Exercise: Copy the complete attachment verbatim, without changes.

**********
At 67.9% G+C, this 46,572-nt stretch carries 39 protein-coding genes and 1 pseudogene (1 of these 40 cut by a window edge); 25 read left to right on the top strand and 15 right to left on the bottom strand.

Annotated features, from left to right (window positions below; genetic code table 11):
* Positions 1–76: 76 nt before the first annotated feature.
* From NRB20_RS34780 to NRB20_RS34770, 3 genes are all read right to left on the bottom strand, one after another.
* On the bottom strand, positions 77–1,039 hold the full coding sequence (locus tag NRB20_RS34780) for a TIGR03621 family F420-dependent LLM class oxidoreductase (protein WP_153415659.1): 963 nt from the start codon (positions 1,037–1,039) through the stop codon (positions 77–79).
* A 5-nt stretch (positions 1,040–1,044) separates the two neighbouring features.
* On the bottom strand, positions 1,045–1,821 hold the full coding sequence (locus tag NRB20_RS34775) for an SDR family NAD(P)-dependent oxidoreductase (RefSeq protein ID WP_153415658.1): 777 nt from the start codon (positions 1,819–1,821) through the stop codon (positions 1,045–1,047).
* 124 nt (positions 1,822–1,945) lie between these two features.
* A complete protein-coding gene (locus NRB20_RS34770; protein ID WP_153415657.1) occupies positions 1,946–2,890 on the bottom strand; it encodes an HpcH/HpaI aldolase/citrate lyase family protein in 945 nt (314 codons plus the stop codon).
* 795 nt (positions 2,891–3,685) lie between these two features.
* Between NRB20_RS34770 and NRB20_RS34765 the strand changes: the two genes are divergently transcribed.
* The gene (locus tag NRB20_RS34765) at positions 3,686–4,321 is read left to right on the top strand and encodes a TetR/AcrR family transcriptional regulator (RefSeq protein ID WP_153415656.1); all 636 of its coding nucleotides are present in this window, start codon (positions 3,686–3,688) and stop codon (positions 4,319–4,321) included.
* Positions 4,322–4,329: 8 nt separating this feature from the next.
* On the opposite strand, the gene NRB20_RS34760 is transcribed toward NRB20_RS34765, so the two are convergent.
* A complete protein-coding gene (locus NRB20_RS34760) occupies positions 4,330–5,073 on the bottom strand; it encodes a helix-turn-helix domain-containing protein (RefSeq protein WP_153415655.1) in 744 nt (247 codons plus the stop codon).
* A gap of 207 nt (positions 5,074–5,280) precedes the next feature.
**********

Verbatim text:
At 67.9% G+C, this 46,572-nt stretch carries 39 protein-coding genes and 1 pseudogene (1 of these 40 cut by a window edge); 25 read left to right on the top strand and 15 right to left on the bottom strand.

Annotated features, from left to right (window positions below; genetic code table 11):
* Positions 1–76: 76 nt before the first annotated feature.
* From NRB20_RS34780 to NRB20_RS34770, 3 genes are all read right to left on the bottom strand, one after another.
* On the bottom strand, positions 77–1,039 hold the full coding sequence (locus tag NRB20_RS34780) for a TIGR03621 family F420-dependent LLM class oxidoreductase (protein WP_153415659.1): 963 nt from the start codon (positions 1,037–1,039) through the stop codon (positions 77–79).
* A 5-nt stretch (positions 1,040–1,044) separates the two neighbouring features.
* On the bottom strand, positions 1,045–1,821 hold the full coding sequence (locus tag NRB20_RS34775) for an SDR family NAD(P)-dependent oxidoreductase (RefSeq protein ID WP_153415658.1): 777 nt from the start codon (positions 1,819–1,821) through the stop codon (positions 1,045–1,047).
* 124 nt (positions 1,822–1,945) lie between these two features.
* A complete protein-coding gene (locus NRB20_RS34770; protein ID WP_153415657.1) occupies positions 1,946–2,890 on the bottom strand; it encodes an HpcH/HpaI aldolase/citrate lyase family protein in 945 nt (314 codons plus the stop codon).
* 795 nt (positions 2,891–3,685) lie between these two features.
* Between NRB20_RS34770 and NRB20_RS34765 the strand changes: the two genes are divergently transcribed.
* The gene (locus tag NRB20_RS34765) at positions 3,686–4,321 is read left to right on the top strand and encodes a TetR/AcrR family transcriptional regulator (RefSeq protein ID WP_153415656.1); all 636 of its coding nucleotides are present in this window, start codon (positions 3,686–3,688) and stop codon (positions 4,319–4,321) included.
* Positions 4,322–4,329: 8 nt separating this feature from the next.
* On the opposite strand, the gene NRB20_RS34760 is transcribed toward NRB20_RS34765, so the two are convergent.
* A complete protein-coding gene (locus NRB20_RS34760) occupies positions 4,330–5,073 on the bottom strand; it encodes a helix-turn-helix domain-containing protein (RefSeq protein WP_153415655.1) in 744 nt (247 codons plus the stop codon).
* A gap of 207 nt (positions 5,074–5,280) precedes the next feature.